We are eating and walking our way through Lyon.
And drinking wine along the way.
While getting lost a little more frequently than we would like to admit.
Which may or may not have anything to do with the wine.
Highlights include: shopping for breakfast at the market, taking a pastry class, a traditional Lyonaise dinner that resulted in three new friends and a hike up the side of a damn mountain in Vieux Lyon.
Our first Euro match, Hungary/Portugal, was fantastically exciting (minus the last 10 minutes) and we’re looking forward to Switzerland/Poland this afternoon.
It’s been years since a not awesome incident at USA/Poland in Chicago, so we’re hoping that Poland’s traveling supporters are a bit more mellow than the Chicago contingent. We’re going to the stadium as true neutrals — no Swiss or Poland gear for us — so there shouldn’t be any issues. We’ll be cheering on the Swiss; if any country could appreciate our appearance of neutrality, it should be Switzerland!
Checked into our apartment, which has a view so quaint that we think we’re basically French.
And on our way to Hungary/Portugal!
Hint: this is our lunch. Hint: it is poutine.
That’s right, our journey has begun and we’re at the airport in Toronto.
Our layover in Toronto is lengthy but we have been saved by (what else?!) soccer on television. Also the airport bar. Also gluten-free brownies.
A few hours (and one additional soccer game from now), we catch our flight to Europe. We’ll arrive in Lyon on Wednesday morning after what is hopefully a decent sleep on the plane. On the agenda for tomorrow: exploring Lyon followed by Portugal/Hungary in the evening.
From UEFA headquarters to suburban Detroit: we have tickets.
Lyon to Nice: done.
Lyon to Saint-Étienne: booked.
Lyon-Saint Exupéry Airport to downtown Lyon: completed!
Upon our arrival, we will be take the Rhônexpress from the airport to the Lyon-Part-Dieu railway station. Rhônexpress is a fairly new transit line. It’s privately owned, not a government entity, so it’s a bit pricey in comparison to the other train tickets we purchased, but still less than hiring a taxi.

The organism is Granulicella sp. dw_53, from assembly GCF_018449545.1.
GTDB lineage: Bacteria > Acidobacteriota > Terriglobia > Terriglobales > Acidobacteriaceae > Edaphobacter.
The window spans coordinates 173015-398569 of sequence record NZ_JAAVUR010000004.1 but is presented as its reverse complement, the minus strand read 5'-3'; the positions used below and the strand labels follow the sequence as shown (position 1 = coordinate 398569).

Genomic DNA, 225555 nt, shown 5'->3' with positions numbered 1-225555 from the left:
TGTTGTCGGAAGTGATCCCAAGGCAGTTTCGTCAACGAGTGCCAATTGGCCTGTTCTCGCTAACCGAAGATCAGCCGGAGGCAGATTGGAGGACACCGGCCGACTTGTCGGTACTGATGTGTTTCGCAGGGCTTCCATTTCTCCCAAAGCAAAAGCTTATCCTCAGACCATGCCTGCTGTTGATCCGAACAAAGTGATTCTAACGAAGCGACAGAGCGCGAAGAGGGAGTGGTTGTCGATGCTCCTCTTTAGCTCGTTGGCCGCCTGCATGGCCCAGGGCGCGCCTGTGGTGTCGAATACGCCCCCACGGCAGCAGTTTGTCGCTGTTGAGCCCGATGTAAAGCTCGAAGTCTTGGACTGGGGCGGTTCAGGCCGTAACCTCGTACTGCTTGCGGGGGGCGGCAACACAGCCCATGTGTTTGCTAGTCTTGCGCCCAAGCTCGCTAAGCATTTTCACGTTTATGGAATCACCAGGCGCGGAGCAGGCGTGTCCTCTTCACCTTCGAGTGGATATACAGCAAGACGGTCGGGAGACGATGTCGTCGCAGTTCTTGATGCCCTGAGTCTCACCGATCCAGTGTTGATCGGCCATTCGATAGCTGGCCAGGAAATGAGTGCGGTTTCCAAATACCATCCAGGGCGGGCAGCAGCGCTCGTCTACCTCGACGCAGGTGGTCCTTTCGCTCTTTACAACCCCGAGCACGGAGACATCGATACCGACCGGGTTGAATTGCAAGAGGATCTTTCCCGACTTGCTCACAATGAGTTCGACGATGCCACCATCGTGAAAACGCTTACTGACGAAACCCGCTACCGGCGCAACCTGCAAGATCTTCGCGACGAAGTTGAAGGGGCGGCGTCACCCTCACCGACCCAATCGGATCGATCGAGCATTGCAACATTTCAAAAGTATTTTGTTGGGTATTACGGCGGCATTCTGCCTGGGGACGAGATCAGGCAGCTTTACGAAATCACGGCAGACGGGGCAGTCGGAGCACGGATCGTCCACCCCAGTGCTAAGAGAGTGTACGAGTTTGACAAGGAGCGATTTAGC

You can buy a Rhônexpress pass online for about $16.75, which is a very modest $1.48 discount over paying full-price in person. You don’t buy a pass for a certain day or time (we’ll appreciate that flexibility if we have any travel disasters) — it’s just good for three months after purchase.
Trains leave every 15 minutes and it takes about a half-hour to get into Lyon. It sounds pretty hard to mess up. Which is exactly what we’ll need after a long day of travel.
We are looking forward to a beach day or two while we are in Nice. Perhaps a canoeing adventure or a cruise on a paddleboard while we’re at it.
This requires a bit more planning than packing a swimsuit and a bottle of sunscreen because, in Nice, the beaches are rocky.
Instead of sand, Nice’s beaches are covered in little stones called galets.
While they are a fashion statement that we would rather not make, apparently water shoes are a necessity.
In preparation of traversing the galets, we hopped onto eBay and bought a flashy pair of water shoes for $2 per pair.
Our snazzy water shoes are being shipped from China and will undoubtedly look fabulous paired with our bikinis.
Watch out, Nice! We’re bringing our unique brand of practical fashion to you in 51 days!
We will be taking in one match in Saint-Étienne, an industrial town that is approximately 30 miles from Lyon.
To get there, we will be taking a regional train from Lyon into Saint-Étienne early in the afternoon on the day of the 3:00 pm game and we will take the train back at the conclusion of the match.
As it’s a regional train (unlike the TVG train that we’re taking from Lyon to Nice), we didn’t have to book these train tickets but, it seemed better to get them purchased in advance from our beloved Captain Train, rather than deal with hordes of people at the train station who are clamoring to buy tickets after the match.
We picked specific departure times for each leg of the trip, but we do have a bit of flexibility if we happened to be delayed for some reason or another. The tickets allow you to take the same type of train, travelling the same route (as indicated by color – either blue or white).
Saint-Etienne train station: the Fanzone and trams to the match will be located nearby.
We don’t expect to be delayed, especially on our way back to Lyon, because everything that we’ve read indicates that spending just a few hours in Saint-Étienne on either side of the match should be enough. It isn’t exactly a tourist hotbed but we hope that we will have a chance to admire the architecture and modern design that Saint-Étienne is known for and, time permitting, visit the Cathedral of Saint Charles Borromeo.
It is entirely possible that we will forgo the cathedral and the architecture for a comfortable establishment (or at the Fanfest, though those generally do not live up to the hype) and a glass of wine.
Despite the breakneck speed with which we approach it, we will be on vacation, after all.